MAGNUS, EDUARD (1799–1872), German painter. Born in Berlin, Magnus studied medicine, philosophy, and architecture and traveled in France, Italy, Spain, and England before turning to painting. Magnus was a member of the generation of painters who effected the changes of art in Berlin in the 1830s and 1840. Magnus' work reflects the transition in German art of the period from Biedermeier to Realism. Beginning as a Nazarene (see Philipp *Veit), he developed a romantic neoclassicism influenced by the French painter Ingres, and finally a realistic style. He had a good reputation as a portrait painter. His paintings differ from other portraits in the posture of his figures and in their natural facial expression, as seen in the 1845 portrait of Felix Mendelssohn Bartholdy (private collection). Among his other subjects were the singer Jenny Lind, the sculptor Thorwaldsen, and members of the Prussian royal family. Magnus also left some paintings recording his travels. He perceived the talent of the young artist Adolf Menzel and encouraged him by buying his paintings. He was baptized as a child.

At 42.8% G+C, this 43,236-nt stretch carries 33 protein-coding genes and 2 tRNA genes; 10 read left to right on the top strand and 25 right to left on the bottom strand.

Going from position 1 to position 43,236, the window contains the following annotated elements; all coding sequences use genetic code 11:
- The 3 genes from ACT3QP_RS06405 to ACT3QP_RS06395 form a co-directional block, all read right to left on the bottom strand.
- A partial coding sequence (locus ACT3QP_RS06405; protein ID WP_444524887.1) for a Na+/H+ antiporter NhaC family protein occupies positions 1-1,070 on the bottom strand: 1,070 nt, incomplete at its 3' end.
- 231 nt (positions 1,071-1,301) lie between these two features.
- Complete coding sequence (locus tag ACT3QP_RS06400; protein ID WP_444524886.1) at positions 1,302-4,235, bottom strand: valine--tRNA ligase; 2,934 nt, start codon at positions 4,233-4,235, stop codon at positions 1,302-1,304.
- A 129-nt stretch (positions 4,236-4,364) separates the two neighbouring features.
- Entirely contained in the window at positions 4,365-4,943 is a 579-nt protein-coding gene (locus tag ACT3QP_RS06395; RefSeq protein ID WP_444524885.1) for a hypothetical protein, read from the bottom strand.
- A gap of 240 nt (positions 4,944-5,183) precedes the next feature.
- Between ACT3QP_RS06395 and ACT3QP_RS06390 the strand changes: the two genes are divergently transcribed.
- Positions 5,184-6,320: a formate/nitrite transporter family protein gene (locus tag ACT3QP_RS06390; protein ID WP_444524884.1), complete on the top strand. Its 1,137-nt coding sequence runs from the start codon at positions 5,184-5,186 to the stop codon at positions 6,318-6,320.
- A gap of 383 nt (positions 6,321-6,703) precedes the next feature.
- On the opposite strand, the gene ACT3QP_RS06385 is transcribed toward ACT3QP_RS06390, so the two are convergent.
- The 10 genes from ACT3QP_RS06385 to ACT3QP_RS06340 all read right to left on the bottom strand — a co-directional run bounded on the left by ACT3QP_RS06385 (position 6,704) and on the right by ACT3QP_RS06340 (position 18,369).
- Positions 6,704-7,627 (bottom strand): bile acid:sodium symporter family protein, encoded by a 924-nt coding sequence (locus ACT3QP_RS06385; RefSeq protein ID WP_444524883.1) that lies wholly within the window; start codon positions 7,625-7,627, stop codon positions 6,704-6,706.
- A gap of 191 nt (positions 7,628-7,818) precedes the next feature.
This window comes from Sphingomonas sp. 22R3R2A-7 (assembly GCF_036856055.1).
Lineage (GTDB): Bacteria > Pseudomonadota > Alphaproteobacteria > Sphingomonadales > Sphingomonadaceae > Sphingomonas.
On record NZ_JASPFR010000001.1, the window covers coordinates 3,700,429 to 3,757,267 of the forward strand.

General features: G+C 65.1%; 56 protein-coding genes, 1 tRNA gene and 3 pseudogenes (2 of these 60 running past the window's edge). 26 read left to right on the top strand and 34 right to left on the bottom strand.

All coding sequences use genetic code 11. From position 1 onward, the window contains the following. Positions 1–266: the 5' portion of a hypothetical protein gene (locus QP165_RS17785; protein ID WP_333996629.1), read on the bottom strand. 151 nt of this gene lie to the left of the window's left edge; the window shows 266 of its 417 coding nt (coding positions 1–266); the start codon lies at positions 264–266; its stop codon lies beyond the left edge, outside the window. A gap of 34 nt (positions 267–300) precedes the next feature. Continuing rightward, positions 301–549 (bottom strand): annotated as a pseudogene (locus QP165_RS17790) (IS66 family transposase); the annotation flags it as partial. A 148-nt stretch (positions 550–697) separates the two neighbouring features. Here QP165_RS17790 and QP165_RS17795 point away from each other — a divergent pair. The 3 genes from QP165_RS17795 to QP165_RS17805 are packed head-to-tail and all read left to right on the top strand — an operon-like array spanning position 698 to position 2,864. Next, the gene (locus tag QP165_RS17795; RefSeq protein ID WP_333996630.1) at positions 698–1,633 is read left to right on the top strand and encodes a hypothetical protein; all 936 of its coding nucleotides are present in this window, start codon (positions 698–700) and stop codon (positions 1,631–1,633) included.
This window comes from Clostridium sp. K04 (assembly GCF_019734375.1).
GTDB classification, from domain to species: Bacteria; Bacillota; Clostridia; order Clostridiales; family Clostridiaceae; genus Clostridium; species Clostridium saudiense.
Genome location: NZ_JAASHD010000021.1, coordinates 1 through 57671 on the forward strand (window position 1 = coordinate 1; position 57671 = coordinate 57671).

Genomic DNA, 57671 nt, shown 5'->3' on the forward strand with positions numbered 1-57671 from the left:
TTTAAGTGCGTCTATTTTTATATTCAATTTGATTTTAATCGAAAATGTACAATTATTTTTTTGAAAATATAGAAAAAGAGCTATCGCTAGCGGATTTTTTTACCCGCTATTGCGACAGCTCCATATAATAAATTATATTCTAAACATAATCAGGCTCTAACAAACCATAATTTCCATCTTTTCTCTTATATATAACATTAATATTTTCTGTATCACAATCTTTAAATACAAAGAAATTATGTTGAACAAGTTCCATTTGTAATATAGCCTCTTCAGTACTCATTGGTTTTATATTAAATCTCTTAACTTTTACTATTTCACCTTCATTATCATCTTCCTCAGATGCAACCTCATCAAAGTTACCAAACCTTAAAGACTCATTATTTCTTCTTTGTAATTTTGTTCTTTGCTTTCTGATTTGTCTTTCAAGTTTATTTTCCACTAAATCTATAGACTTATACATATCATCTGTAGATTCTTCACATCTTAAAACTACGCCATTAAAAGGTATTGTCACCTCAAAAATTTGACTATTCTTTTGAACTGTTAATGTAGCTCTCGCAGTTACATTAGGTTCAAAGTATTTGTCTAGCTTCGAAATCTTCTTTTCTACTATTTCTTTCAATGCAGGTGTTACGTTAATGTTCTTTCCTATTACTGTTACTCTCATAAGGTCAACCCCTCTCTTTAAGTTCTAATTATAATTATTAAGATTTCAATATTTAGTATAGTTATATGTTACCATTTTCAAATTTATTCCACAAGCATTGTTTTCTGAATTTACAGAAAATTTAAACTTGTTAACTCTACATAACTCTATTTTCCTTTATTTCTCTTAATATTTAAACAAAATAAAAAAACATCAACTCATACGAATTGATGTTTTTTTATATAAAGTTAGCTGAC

Wininger, Biog; M. Bryan, Bryan's Dictionary of Painters and Engravers (1904); Roth, Art, 546; L. Gläser, Eduard Magnus. Ein Beitrag zur Berliner Bildnisma lerei des 19. Jahrhunderts (1961).
[Jihan Radjai-Ordoubadi (2nd ed.)]